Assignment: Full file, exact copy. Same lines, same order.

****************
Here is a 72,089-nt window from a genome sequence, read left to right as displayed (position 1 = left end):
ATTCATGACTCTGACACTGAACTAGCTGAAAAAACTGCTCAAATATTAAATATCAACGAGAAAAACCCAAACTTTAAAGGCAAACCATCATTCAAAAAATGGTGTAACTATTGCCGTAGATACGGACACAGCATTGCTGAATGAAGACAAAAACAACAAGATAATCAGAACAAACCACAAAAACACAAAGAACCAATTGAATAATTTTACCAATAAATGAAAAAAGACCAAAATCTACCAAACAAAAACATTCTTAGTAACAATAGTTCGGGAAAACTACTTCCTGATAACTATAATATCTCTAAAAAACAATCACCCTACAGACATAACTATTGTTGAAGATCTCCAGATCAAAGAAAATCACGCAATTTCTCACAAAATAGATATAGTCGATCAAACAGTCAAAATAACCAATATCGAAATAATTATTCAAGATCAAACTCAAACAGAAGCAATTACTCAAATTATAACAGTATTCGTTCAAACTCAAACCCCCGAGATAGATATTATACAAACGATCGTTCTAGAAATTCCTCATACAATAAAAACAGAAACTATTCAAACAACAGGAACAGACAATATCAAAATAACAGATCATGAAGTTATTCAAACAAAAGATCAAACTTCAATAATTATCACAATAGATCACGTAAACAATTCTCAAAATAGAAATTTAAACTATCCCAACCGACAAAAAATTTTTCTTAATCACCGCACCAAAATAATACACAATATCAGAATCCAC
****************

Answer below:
Here is a 72,089-nt window from a genome sequence, read left to right as displayed (position 1 = left end):
ATTCATGACTCTGACACTGAACTAGCTGAAAAAACTGCTCAAATATTAAATATCAACGAGAAAAACCCAAACTTTAAAGGCAAACCATCATTCAAAAAATGGTGTAACTATTGCCGTAGATACGGACACAGCATTGCTGAATGAAGACAAAAACAACAAGATAATCAGAACAAACCACAAAAACACAAAGAACCAATTGAATAATTTTACCAATAAATGAAAAAAGACCAAAATCTACCAAACAAAAACATTCTTAGTAACAATAGTTCGGGAAAACTACTTCCTGATAACTATAATATCTCTAAAAAACAATCACCCTACAGACATAACTATTGTTGAAGATCTCCAGATCAAAGAAAATCACGCAATTTCTCACAAAATAGATATAGTCGATCAAACAGTCAAAATAACCAATATCGAAATAATTATTCAAGATCAAACTCAAACAGAAGCAATTACTCAAATTATAACAGTATTCGTTCAAACTCAAACCCCCGAGATAGATATTATACAAACGATCGTTCTAGAAATTCCTCATACAATAAAAACAGAAACTATTCAAACAACAGGAACAGACAATATCAAAATAACAGATCATGAAGTTATTCAAACAAAAGATCAAACTTCAATAATTATCACAATAGATCACGTAAACAATTCTCAAAATAGAAATTTAAACTATCCCAACCGACAAAAAATTTTTCTTAATCACCGCACCAAAATAATACACAATATCAGAATCCAC